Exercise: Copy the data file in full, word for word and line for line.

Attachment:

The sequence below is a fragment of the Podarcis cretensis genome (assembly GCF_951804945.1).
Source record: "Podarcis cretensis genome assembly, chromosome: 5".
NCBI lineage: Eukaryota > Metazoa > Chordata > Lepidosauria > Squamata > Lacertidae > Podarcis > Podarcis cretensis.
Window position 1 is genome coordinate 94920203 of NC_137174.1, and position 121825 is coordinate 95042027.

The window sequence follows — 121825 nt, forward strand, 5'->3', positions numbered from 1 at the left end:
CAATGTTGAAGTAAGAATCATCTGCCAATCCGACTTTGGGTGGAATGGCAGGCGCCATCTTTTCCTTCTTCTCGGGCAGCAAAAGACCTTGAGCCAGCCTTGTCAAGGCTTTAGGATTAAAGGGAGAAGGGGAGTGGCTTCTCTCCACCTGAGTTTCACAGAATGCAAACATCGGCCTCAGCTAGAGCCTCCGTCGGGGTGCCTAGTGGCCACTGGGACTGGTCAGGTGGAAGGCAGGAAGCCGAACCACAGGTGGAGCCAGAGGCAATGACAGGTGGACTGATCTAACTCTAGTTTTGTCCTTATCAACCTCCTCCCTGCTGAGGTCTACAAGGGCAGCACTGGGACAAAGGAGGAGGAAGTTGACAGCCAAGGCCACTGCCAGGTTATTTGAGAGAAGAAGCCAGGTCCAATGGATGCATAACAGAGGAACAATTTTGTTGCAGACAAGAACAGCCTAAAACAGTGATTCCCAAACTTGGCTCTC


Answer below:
The sequence below is a fragment of the Podarcis cretensis genome (assembly GCF_951804945.1).
Source record: "Podarcis cretensis genome assembly, chromosome: 5".
NCBI lineage: Eukaryota > Metazoa > Chordata > Lepidosauria > Squamata > Lacertidae > Podarcis > Podarcis cretensis.
Window position 1 is genome coordinate 94920203 of NC_137174.1, and position 121825 is coordinate 95042027.

The window sequence follows — 121825 nt, forward strand, 5'->3', positions numbered from 1 at the left end:
CAATGTTGAAGTAAGAATCATCTGCCAATCCGACTTTGGGTGGAATGGCAGGCGCCATCTTTTCCTTCTTCTCGGGCAGCAAAAGACCTTGAGCCAGCCTTGTCAAGGCTTTAGGATTAAAGGGAGAAGGGGAGTGGCTTCTCTCCACCTGAGTTTCACAGAATGCAAACATCGGCCTCAGCTAGAGCCTCCGTCGGGGTGCCTAGTGGCCACTGGGACTGGTCAGGTGGAAGGCAGGAAGCCGAACCACAGGTGGAGCCAGAGGCAATGACAGGTGGACTGATCTAACTCTAGTTTTGTCCTTATCAACCTCCTCCCTGCTGAGGTCTACAAGGGCAGCACTGGGACAAAGGAGGAGGAAGTTGACAGCCAAGGCCACTGCCAGGTTATTTGAGAGAAGAAGCCAGGTCCAATGGATGCATAACAGAGGAACAATTTTGTTGCAGACAAGAACAGCCTAAAACAGTGATTCCCAAACTTGGCTCTC